Escaping False Choices in the Middle East

A policy of dual engagement toward Iran and the Gulf Cooperation Council would significantly improve our position.

America’s engagement with the Middle East is in flux. Old priorities are being reconsidered, and leaders in Washington are reshaping U.S. foreign policy in an attempt to break the cycle of crisis draining American blood and treasure. However, several long-time U.S. allies in the Middle East are less than happy with Washington’s new approach. The Gulf Arab states, led by Saudi Arabia and united in the Gulf Cooperation Council (GCC) have grown increasingly disenchanted with U.S. foreign policy, particularly over the handling of the still-raging Syrian civil war and the opening to Iran. The latter is almost a slap in the face to the GCC states, which have long considered Tehran the biggest threat to their security. Although the GCC states are not yet irreparably alienated, Saudi Arabia recently demonstrated its displeasure with the United States by dramatically rejecting a nonpermanent seat on the Security Council—a first in the history of the organization.

This Saudi gesture has sparked a debate among American pundits—how should the U.S. react? There are some who argue that the Obama administration shouldn’t pay attention to a Saudi temper tantrum and stay the course on Iran. Others say that America should listen to the Gulf states and not abandon longtime allies so lightly. Both sides have valid arguments—the Saudis and their GCC compatriots have good reason to fear an unreformed and unrepentant Iran freed from international sanctions, while the U.S. has a strong strategic interest in making a deal with Iran. However, that debate is limited by the binary thinking broadly in use—a choice between the GCC or Iran. The administration is not limited to choosing one side or the other, and it is not in its strategic interest to do so. Instead, the U.S. should pursue a policy of dual engagement, balancing negotiations with Iran on the one hand with reassurance of the GCC on the other.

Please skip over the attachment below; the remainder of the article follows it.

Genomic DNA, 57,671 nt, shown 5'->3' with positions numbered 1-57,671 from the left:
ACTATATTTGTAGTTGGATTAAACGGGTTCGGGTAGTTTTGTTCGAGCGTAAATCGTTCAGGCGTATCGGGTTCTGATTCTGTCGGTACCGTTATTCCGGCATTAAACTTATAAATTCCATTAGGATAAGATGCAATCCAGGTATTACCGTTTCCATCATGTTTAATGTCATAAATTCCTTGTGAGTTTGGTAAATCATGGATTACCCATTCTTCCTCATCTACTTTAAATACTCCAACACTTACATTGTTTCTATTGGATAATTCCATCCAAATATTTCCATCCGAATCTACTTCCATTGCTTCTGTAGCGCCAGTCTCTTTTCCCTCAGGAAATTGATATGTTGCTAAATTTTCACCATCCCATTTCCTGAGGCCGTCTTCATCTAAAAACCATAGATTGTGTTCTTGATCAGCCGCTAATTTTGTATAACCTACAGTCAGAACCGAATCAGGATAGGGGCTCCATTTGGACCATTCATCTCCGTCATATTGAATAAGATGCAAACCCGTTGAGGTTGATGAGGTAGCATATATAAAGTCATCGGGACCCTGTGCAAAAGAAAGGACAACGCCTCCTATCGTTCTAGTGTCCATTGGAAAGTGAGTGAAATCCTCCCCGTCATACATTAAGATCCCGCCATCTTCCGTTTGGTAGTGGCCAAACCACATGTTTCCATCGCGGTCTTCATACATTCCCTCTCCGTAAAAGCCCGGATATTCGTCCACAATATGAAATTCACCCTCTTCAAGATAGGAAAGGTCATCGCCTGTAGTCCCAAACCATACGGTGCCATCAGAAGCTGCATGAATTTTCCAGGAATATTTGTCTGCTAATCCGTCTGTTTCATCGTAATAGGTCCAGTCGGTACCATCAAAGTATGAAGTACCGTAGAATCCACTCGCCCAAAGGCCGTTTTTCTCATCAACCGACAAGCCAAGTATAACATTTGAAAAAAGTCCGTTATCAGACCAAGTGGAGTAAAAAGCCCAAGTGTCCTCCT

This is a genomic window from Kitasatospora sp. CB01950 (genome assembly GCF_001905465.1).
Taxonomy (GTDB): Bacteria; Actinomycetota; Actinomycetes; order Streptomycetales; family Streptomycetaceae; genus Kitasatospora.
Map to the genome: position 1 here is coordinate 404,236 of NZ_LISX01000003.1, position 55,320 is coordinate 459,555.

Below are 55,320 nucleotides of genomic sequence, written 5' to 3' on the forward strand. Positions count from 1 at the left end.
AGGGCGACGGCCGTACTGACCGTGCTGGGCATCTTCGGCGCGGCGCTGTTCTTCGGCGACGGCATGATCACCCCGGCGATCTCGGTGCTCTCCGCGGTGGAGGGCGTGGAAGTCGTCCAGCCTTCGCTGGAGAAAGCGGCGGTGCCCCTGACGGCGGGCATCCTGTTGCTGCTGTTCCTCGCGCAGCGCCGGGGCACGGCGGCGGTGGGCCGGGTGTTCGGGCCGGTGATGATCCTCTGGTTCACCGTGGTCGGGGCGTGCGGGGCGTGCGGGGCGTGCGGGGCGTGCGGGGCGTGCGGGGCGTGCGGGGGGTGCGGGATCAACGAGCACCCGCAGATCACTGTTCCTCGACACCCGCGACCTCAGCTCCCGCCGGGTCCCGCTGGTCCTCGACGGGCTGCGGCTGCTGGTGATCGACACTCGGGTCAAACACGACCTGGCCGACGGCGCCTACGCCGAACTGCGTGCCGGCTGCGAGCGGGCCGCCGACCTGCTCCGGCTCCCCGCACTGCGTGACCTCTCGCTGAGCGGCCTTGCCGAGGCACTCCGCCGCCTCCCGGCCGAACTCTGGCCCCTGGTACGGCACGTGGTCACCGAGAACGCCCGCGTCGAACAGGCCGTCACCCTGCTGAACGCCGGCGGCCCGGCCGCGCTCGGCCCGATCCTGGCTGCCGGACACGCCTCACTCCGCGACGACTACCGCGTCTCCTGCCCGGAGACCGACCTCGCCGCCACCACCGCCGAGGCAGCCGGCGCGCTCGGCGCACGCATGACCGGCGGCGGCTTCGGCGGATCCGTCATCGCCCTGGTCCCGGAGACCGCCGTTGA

Dual engagement is the obverse of President Clinton’s policy of dual containment, the attempt to keep both Iran and Iraq in check in the aftermath of the Iran-Iraq War and Operation Desert Storm. Instead of straining to keep two powerful countries under control and at bay, the U.S. would instead work with both sides and help them each work to achieve their own security goals. Here, the two targets of the policy are Iran and the Gulf States, each with understandable interests and concerns that have historically conflicted. However, with creativity, an energetic dialogue and revitalized cooperation between Washington and Riyadh can complement the ongoing diplomatic engagement with Tehran.

In practice, a strategy of dual engagement would center on two high-profile initiatives: a Presidential speech to the nation and the appointment of a Special Envoy to the GCC. In the speech, the President would take care to emphasize his sympathy for Gulf concerns, and to lay out expectations for Iran’s behavior after a deal. Such a speech would not only help to rally the American people behind the push for a breakthrough, but would clearly demonstrate that the U.S. will not neglect its Gulf allies. Following the speech, the President would appoint his envoy to spearhead and coordinate ties between Washington and the GCC capitals. This representative would, in his or her person, serve as a reassuring reminder of American attention to Gulf concerns, and act as a direct channel from Gulf leaders to the White House. Specific initiatives could include a comprehensive upgrade and integration of GCC air defenses, upgrading the Gulf Security Dialogue to the Deputy Secretary or Secretary level at the President’s discretion, and continued high-level reassurances of American commitment to a stable region.

A strategy of dual engagement would go a long way toward turning the Obama administration’s recently released new strategy for U.S. involvement in the Middle East into a reality. That strategy aims to use U.S. influence to solve several outstanding problems in the region while scaling back overt involvement in others, envisioning America in an over-the-horizon role—ready to step in if required, but not consistently involved in every conflict. In essence, the President and his advisors want to let the Middle East run itself, with minimal help from Washington.

For that approach to have a chance of working, several conditions need to be met:

● First, the U.S. must ensure that a rough balance of power continues to obtain in the region, and that no potentially hostile internal or external powers come to dominate it.

● Second, there must be reasonable confidence the region will not lapse farther into chaos than it already has, and that the remaining internally stable countries, a.k.a Iran and the Gulf States, are able to hold their own.

● Third, Washington must retain good working relationships with current U.S. partners to protect its ability to influence events and build up capacity if a military intervention is necessary.

Given current regional trends, those three necessities are in jeopardy. However, the pursuit of a dual engagement policy would give the U.S. new tools to pursue each goal.